What is gambler’s fallacy and how to avoid it!

What is gamblers fallacy, and why you should avoid it!

Well, whether you are a gambler or not, the human mind is programmed to assume that if a random outcome happens more than the expected number of times, it is less likely that the same result will occur in the future.

gamblers fallacy explanation

This is a classic example of wrong logic or human error. In gambling, this paradox is very common and is called Gambler’s Fallacy.

Therefore, if you want to be a successful gambler, understanding the gamblers fallacy and the results it can cause will be very useful.

The gambler’s fallacy, also referred to as the Monte Carlo fallacy is a popular gambling misconception. Gamblers believe their chances of experiencing some random event have increased or decreased.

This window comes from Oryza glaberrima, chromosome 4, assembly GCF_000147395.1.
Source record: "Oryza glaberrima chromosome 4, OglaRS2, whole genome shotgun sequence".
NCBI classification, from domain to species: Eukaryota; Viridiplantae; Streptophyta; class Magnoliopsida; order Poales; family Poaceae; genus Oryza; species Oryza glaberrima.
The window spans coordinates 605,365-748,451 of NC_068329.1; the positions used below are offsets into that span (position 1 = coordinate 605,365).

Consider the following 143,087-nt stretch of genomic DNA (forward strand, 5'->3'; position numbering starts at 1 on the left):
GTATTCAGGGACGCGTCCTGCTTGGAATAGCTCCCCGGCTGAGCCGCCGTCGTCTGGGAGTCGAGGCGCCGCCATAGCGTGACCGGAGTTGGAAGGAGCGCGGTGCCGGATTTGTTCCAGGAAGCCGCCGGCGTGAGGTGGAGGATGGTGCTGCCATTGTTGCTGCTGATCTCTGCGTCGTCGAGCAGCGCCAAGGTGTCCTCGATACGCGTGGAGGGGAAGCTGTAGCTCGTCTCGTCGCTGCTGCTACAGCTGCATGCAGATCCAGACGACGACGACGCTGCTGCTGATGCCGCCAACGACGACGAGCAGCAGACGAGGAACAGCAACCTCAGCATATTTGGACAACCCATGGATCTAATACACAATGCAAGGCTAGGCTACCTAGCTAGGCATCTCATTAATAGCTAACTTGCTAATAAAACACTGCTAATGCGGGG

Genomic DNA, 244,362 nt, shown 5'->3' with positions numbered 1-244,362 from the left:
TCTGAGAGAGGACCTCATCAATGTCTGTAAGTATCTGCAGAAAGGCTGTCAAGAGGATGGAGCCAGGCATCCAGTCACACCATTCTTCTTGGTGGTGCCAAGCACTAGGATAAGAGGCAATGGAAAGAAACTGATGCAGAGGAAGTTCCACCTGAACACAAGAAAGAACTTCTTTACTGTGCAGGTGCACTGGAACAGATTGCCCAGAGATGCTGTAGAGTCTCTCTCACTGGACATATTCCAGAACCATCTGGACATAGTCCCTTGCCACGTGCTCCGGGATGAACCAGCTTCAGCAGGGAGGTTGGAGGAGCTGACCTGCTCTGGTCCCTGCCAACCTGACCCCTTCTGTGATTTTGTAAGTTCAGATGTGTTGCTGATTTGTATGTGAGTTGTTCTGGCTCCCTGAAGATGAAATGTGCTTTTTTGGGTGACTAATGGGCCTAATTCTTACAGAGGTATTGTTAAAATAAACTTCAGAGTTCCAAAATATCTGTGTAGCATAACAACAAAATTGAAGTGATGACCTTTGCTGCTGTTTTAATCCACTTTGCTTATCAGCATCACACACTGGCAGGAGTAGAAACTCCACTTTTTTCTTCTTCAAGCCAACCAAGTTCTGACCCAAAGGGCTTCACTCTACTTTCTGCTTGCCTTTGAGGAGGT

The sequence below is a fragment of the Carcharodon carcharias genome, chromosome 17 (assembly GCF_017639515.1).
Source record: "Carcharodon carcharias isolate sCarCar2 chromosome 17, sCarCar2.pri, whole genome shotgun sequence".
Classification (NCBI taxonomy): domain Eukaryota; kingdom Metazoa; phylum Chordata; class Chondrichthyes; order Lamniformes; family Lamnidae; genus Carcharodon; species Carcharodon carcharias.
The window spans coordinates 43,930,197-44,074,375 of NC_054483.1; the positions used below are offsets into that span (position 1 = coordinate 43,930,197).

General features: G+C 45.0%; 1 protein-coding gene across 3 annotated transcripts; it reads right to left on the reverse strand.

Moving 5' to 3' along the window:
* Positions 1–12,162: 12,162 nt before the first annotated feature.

This is due to recent unrelated events. Even though these events are entirely unrelated, the gambler tends to think that something changed in the odds of this particular random event happening.

What is gamblers fallacy?

You need a deep understanding of the game to witness the gamblers fallacy in full effect.

For example, if a roulette wheel lands on red five times in a row, many people would bet on black, assuming that a black outcome was more likely.

This phenomenon is part of the gambler’s fallacy.

The gambler’s fallacy does not apply to games of pure chance such as coin-flipping or lottery drawings, where each event should be considered independent from all other events (past, present, and future)

A typical example is that “the next time a coin comes up heads, then it will come up tails.”

funny gamblers fallacy example
Human logic

You can model this situation by considering a deck of cards with only two “cards” where one card is a heart, and the other card is a space. The probability of drawing either card is 50%.

If one assumes that every game is independent of all past games, then the probability of drawing hearts twice in a row (when drawing two cards sequentially without replacing) would be 25%.

However, there are two different situations.

Where did it start?

A classic example of this phenomenon occurred in a Monte Carlo casino in 1913.